J. Potter, No, I am not a anti-birther, as I don't really know if he was born here or not!
I am prepared to accept that he could well be an American Citizen, and have been born in the USA, but, and is there always not a but, I hesitate to accept things when so many pertinent things are missing from the picture.
SO, I realize that , but I had to jump at the fact that the people testifying before congress stated in the record that they believe in the two parents position. Not many people know that was said by those people in congress, do they?
"SO, I realize that , but I had to jump at the fact that the people testifying before congress stated in the record that they believe in the two parents position."
No, your jumping on something that isn't there. NO ONE denies that the American-born child of two American citizens is a natural-born citizen. That does -not- mean that the Senators quoted were saying that that is the -only- way to be a natural-born citizen or that two citizen parents is required to be a natural-born citizen.
Basically, you're either grossly misinterpreting or simply lying about what the Senators said in order to prove your point. Either way, it's pretty dishonest. You should be honest about what the Senate said -- if you have two citizen parents, you qualify as a natural-born citizen. That does -not- mean that you HAVE to have two citizen parents.
Your actually making the exact same fallacious argument that birthers make regarding Minor v. Happersett that has been rejected by every court that has addressed the argument. Your argument is basically like this: Senator: My understanding is that if you're born in New York, you were born in America. Jack: A-ha! Thus, if you're born in Texas, you're not born in America! The Senators believe you have to be born in New York to be American.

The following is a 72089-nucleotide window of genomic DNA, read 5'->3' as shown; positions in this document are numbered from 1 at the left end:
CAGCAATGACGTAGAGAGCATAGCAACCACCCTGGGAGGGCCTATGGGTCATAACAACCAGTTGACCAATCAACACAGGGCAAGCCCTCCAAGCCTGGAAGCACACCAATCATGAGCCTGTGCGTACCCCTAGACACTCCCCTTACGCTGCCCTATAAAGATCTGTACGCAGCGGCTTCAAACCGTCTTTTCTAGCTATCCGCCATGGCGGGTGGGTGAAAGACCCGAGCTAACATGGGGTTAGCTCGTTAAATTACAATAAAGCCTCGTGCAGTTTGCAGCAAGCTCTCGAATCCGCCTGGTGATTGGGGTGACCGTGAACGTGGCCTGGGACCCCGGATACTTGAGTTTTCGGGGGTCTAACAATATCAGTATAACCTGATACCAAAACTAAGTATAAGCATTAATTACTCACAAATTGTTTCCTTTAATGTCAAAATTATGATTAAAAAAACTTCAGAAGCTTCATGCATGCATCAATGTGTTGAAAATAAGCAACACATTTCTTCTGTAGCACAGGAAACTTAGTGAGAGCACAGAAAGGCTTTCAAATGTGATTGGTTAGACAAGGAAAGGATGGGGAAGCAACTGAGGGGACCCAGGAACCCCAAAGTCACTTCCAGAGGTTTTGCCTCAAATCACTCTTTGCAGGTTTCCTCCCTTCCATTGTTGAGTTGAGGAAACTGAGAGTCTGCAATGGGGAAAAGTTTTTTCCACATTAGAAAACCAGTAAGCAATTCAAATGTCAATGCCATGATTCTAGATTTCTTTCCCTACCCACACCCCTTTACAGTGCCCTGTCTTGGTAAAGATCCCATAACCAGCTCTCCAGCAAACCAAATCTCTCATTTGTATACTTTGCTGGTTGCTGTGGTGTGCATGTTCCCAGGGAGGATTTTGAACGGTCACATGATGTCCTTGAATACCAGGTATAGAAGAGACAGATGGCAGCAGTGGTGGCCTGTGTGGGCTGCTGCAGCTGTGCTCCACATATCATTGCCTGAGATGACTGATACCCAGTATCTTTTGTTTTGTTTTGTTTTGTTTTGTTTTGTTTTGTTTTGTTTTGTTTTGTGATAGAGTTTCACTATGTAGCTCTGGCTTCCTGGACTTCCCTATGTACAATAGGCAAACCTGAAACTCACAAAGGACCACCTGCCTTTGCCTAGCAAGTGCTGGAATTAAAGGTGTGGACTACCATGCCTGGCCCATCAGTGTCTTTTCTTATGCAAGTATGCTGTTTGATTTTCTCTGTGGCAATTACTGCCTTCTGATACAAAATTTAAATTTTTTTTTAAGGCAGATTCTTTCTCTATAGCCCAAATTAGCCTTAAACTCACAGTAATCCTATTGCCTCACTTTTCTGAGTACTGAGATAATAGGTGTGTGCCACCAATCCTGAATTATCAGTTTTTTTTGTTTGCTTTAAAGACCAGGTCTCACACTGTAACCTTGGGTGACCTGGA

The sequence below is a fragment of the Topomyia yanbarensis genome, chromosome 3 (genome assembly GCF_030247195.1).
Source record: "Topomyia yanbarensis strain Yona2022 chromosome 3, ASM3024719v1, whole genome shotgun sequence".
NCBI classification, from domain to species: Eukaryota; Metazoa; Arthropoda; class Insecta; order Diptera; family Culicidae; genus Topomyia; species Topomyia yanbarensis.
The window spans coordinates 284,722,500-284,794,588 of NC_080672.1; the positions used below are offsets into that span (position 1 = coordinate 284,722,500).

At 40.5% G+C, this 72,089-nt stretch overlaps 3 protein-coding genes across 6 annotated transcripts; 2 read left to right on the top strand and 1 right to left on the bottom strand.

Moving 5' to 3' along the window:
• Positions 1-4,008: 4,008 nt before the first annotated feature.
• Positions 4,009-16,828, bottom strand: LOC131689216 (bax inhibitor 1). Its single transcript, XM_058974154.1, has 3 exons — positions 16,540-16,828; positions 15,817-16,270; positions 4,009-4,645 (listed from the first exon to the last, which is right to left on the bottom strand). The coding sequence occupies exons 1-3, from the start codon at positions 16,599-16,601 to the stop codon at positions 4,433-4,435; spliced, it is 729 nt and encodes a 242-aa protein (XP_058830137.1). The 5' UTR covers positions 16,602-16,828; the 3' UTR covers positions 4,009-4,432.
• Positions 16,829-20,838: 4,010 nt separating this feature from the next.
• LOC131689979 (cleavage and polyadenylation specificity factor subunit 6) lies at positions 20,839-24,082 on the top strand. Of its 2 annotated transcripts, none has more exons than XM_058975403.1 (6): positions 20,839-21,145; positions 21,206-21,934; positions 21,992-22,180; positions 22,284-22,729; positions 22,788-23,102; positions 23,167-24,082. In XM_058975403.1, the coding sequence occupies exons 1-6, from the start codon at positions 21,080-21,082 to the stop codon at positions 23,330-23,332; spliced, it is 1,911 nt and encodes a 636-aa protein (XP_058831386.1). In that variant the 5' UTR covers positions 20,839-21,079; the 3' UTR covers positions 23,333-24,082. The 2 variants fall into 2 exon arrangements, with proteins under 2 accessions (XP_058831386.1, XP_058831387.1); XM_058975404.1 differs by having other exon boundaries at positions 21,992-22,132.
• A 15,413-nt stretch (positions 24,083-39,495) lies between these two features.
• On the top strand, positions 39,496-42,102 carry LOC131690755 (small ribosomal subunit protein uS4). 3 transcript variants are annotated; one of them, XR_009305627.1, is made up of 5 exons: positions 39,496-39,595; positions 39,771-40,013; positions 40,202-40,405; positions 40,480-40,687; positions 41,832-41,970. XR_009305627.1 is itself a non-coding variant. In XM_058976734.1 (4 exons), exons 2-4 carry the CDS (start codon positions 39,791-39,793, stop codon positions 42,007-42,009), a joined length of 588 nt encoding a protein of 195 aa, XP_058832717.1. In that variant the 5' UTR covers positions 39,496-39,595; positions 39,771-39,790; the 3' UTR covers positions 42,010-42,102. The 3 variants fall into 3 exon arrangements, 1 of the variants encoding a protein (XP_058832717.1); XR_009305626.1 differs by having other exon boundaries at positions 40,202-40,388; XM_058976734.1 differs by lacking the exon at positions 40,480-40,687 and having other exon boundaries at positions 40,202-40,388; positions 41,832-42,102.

It's simply a bad argument and your attempt at misrepresenting it (intentionally or not) is shameful.
"SO, I realize that , but I had to jump at the fact that the people testifying before congress stated in the record that they believe in the two parents position."
Because there are multiple ways to be a natural-born citizen, kiddo. If you're born in the U.S., you don't need to have any citizen parents. If you're born overseas, you need either two citizen parents or you need one citizen parent who meets certain residency requirements.
It's kind of like saying that all Texans are American -- it's true, but that doesn't mean that ONLY Texans are American. Likewise, all American-born children of two citizens are natural-born citizens, but that doesn't mean that ONLY the American-born children of two citizens are natural-born citizens. The one does not follow from the other.
You're making this logical fallacy:
Fact: If A, B. Proper Inverse: If not B, then not A. Your Inverse: If not A, not B.
Your inverse is logically fallacious. All we can draw from the statement "if you have two citizen parents then you are a natural-born citizen is that "if you're not a natural-born citizen then you didn't have two citizen parents." We can't conclude, from that initial statement that ONLY those who have two citizen parents can be natural-born citizens. To borrow a phrase, that does not compute.